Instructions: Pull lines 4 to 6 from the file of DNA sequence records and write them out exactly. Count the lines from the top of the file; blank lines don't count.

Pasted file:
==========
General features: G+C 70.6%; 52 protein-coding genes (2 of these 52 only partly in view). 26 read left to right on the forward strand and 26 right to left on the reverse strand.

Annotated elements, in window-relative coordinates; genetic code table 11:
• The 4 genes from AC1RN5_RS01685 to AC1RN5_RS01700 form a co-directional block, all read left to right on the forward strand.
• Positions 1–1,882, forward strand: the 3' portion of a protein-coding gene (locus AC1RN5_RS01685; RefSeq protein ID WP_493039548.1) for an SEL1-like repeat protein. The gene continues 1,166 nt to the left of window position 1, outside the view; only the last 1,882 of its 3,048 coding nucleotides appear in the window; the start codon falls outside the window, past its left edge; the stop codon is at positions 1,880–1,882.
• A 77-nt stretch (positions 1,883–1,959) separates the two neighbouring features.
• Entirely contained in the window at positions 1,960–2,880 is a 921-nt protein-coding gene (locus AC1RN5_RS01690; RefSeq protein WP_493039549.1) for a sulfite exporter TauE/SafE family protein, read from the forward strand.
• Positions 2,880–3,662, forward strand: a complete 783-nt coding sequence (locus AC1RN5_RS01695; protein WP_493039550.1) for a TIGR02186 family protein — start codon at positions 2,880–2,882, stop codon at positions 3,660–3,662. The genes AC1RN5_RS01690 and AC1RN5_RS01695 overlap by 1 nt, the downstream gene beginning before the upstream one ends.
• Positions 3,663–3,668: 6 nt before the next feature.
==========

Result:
• Positions 1–1,882, forward strand: the 3' portion of a protein-coding gene (locus AC1RN5_RS01685; RefSeq protein ID WP_493039548.1) for an SEL1-like repeat protein. The gene continues 1,166 nt to the left of window position 1, outside the view; only the last 1,882 of its 3,048 coding nucleotides appear in the window; the start codon falls outside the window, past its left edge; the stop codon is at positions 1,880–1,882.
• A 77-nt stretch (positions 1,883–1,959) separates the two neighbouring features.
• Entirely contained in the window at positions 1,960–2,880 is a 921-nt protein-coding gene (locus AC1RN5_RS01690; RefSeq protein WP_493039549.1) for a sulfite exporter TauE/SafE family protein, read from the forward strand.